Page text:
Sheyma Buali, [email protected]
Publication Date: 
Wed, 2011-07-20 03:25

On the culminating event on the last day of their UK visit, they presented their thoughts and findings, and opened to the public a mural documenting their experience. The most interesting aspect of what they presented was their reflection on how they will bring everything they learned back home to Saudi Arabia.
The expedition, led by the UK-based artistic exchange organization Off Screen and their Saudi-focused project Edge of Arabia and initiated by the Saudi Arabian General Investment Authority (SAGIA), aims toward a few pertinent and broad-minded goals. Among them is referring to the education gap in Saudi Arabia regarding the arts, rethinking the gender roles that are preconceived about the creative realm and teaching individuals about the impact of creativity on society.
This promising partnership between Off Screen and SAGIA has successfully extended a web of knowledge. “I feel I have a responsibility to pass my inspiration and what I have learned to other Saudis at home,” explained participant Adwa Al Mubarak.
Saudi Arabia, like any country in the world, has thriving creative circles. However, at the moment, there are restrictions from allowing them to develop. The ten winners of the Create & Inspire competition were filmmakers, photographers, graphic designers, painters and more. And, beyond them were the other 500 who applied with their own creative pursuits and supportive families, explained Maryam Bilal from the Edge of Arabia Jeddah office. So, this is not to say that the Saudi youth have been stinted by any lack of conventional platforms, but quite the opposite.
Just as in anything, when there is a lack of available outlets, people in need will create their own. Participant Hussein Ismail pointed out young people’s use of social media to share their creativity. He said that sites like Facebook and Flickr have been vital at taking their works to further reach, and pointed out that You Tube, has most of its uploads coming from Saudi Arabia.
Innovation has been a big part of how young creative talents in Saudi Arabia work — in their exhibiting methods, as well as their self-led education on technique and theory. But, still, there is work to be done, as art is still considered a “ladies” activity, one of leisure and not respectable for men. Clearly, this presents a problem for creative men and for creativity in general. This mindset sidesteps the role creativity and the arts plays in social organization, intellectual development and general well being.
The opening event allowed the ten participants to share their English experiences and look at the differences between what they are accustomed to in Saudi Arabia and what they saw in the UK. Following the example of Abdulnasser Gharem, an artist and one of the co-founders of Edge of Arabia, the participants were encouraged to think individually, interpret current affairs and reflect on social issues. They took this a step further, attempting to learn from the outside in just as well.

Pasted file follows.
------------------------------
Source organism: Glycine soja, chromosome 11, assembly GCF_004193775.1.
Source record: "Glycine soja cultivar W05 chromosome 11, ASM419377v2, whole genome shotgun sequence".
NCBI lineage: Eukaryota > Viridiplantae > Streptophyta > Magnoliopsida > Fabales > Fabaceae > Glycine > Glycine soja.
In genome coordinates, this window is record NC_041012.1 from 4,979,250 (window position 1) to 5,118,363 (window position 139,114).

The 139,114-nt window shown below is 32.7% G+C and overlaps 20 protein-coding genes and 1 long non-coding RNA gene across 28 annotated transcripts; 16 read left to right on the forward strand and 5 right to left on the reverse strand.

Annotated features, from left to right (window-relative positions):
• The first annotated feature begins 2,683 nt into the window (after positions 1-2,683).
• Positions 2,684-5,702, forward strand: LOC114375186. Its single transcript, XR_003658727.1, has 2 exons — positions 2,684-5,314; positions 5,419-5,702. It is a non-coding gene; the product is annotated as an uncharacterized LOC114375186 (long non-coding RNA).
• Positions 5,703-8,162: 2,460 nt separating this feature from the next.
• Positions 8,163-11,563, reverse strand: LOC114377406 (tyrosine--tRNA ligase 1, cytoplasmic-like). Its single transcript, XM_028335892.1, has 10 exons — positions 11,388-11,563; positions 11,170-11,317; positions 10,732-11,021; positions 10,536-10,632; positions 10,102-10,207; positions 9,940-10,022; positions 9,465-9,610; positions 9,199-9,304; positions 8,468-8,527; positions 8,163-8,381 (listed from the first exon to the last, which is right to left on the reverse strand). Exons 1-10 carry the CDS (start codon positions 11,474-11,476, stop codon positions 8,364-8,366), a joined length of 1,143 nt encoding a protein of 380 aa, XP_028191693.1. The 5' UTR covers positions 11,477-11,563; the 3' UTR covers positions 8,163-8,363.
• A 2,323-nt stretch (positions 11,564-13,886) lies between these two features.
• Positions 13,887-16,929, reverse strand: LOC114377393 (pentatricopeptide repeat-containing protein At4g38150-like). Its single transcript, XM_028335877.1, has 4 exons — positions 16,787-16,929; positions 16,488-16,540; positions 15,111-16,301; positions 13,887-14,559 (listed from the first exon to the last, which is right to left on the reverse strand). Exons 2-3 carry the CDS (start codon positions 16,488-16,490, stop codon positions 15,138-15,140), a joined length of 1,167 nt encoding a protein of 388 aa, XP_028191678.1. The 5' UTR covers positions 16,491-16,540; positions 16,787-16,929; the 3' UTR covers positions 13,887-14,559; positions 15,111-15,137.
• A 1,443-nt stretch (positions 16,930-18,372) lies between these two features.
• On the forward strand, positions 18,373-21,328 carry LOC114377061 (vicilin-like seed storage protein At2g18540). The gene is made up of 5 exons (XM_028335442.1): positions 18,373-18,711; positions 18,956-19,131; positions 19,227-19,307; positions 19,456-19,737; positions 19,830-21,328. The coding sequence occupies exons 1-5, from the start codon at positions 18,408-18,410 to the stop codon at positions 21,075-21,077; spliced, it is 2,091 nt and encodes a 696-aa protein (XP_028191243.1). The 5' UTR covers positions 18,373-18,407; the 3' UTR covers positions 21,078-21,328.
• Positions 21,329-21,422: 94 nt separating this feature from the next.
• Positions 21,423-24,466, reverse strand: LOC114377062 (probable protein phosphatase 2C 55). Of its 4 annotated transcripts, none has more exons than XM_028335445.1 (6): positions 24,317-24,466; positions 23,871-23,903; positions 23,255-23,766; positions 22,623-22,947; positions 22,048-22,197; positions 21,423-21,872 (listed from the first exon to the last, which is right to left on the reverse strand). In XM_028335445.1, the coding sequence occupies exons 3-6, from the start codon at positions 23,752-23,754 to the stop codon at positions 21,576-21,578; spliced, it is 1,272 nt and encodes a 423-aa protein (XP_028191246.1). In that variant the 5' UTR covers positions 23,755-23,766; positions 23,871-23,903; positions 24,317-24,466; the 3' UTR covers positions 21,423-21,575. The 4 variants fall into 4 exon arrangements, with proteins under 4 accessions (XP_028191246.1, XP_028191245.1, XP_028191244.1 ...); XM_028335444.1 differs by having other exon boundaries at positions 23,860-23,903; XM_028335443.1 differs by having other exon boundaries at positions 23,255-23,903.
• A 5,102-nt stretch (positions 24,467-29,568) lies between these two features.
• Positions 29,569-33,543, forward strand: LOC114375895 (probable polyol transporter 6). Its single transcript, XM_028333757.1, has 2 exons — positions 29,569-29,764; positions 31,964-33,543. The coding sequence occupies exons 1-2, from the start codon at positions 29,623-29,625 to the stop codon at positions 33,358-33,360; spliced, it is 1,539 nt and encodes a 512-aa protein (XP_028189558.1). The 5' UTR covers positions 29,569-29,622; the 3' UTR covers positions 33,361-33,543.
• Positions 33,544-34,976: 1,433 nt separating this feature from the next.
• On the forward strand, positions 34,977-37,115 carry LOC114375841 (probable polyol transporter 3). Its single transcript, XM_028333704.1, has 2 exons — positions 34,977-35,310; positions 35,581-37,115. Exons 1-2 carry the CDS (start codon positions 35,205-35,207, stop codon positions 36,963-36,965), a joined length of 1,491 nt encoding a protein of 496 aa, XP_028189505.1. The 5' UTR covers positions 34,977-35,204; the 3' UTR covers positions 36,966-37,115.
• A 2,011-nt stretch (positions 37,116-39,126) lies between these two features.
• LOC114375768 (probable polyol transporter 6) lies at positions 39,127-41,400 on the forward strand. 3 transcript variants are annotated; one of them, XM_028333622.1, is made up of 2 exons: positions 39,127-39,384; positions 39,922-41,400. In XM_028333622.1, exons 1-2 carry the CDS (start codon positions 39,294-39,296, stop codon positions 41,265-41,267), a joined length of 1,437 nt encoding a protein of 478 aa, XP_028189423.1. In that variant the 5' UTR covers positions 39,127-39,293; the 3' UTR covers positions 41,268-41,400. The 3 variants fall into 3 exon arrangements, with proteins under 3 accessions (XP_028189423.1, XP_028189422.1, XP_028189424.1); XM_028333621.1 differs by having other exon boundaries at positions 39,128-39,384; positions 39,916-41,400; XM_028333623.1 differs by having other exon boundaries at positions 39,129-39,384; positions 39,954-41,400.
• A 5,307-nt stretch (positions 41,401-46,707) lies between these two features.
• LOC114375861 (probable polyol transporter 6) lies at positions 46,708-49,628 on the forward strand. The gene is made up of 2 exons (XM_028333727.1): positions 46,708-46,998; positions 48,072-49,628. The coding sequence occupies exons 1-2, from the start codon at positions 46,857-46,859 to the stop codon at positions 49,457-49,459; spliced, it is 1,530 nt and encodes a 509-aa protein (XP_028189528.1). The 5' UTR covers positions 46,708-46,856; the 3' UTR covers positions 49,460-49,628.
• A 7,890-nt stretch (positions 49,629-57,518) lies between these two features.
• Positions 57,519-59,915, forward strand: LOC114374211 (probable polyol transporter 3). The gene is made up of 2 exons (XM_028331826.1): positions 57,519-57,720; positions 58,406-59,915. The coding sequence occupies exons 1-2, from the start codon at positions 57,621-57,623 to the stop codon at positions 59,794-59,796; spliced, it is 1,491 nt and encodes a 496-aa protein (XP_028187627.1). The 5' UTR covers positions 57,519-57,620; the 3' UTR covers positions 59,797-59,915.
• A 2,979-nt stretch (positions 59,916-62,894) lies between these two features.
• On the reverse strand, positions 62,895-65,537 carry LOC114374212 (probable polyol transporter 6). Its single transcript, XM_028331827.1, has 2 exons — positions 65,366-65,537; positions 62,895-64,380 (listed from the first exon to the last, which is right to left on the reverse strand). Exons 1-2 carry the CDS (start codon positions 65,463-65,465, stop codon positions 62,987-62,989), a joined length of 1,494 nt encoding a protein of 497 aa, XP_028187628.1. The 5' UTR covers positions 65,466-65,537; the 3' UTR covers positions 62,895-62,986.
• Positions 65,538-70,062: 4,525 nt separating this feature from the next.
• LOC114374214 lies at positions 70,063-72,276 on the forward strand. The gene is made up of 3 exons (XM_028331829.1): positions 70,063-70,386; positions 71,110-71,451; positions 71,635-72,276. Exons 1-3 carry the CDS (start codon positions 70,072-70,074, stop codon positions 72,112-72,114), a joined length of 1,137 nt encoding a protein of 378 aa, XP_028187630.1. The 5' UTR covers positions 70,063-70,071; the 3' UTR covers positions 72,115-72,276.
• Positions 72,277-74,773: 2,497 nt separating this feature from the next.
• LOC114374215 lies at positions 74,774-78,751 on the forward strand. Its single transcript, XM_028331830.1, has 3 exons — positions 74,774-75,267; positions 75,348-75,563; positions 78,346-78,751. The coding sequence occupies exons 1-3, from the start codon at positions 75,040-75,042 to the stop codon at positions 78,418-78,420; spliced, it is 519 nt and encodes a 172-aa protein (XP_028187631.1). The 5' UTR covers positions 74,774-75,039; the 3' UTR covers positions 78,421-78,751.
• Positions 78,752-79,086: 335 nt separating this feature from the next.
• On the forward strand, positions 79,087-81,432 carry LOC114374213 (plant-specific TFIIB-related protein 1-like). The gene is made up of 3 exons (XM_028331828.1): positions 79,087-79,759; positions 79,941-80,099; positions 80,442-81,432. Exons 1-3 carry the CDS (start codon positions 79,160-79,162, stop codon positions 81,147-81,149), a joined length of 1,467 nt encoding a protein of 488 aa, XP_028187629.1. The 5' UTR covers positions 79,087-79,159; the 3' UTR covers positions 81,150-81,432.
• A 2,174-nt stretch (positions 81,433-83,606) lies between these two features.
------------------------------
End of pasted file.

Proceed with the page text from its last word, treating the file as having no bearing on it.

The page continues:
“We learned a lot about ourselves and our learning processes, but also about our country through the way people we met see Saudi Arabia from the outside,” explained participant Ahaad Al Amoudi. Among the activities they partook in was investigating, by randomly chatting with people on the streets, how people in England see Saudi Arabia.  Looking for one-word answers, the participants took stereotypes as among the first notions they would like to tackle through their work. 
All this was ultimately documented in the mural made by the participants, which now hangs in London’s City Hall. The mural, a collage of their combined experiences, is made up of newspaper clippings, drawings and photographs with notes on what they hope for the future.
“Hope for cinemas in KSA soon,” read one, while another remembered the pleasure of sitting on grass and appreciating nature, as opposed to the concrete of Saudi cities. The mural also communicated their ideas on the positive and negative aspects of how people view Saudi Arabia from England. However, mostly, it was the inspiration to look at the future, be independent and break from the socially regulated perceptions that were most prominent.
The “inspire” part of the Create & Inspire title is what ultimately shone through. The participants were beaming with pride and excitement at what they had picked up during their two weeks in the UK. The greatest point there was, once again, was the way the students were looking to sharing their knowledge once they return home. But, this trip seemed to do even more than that, as many of them are walking away with practical plans as to what they will do next in their artistic pursuits. This includes researching a way to set up creative hubs to house discussions in their respective cities and going into higher education that focuses on the arts.  In her closing statement, Kim Pringle, head of competitiveness initiative at SAGIA, explained that with the aim of developing creativity in Saudi societies, she hopes that these young voices, like those leading today’s reform through the Arab world, will be those that will develop their creativity and expression to work with governments toward improving society. 
This is only the first year for Create & Inspire. The next competition is expected to be announced in coming months. In the meantime, a plan to invite participants from the UK to Saudi Arabia is also in the works.

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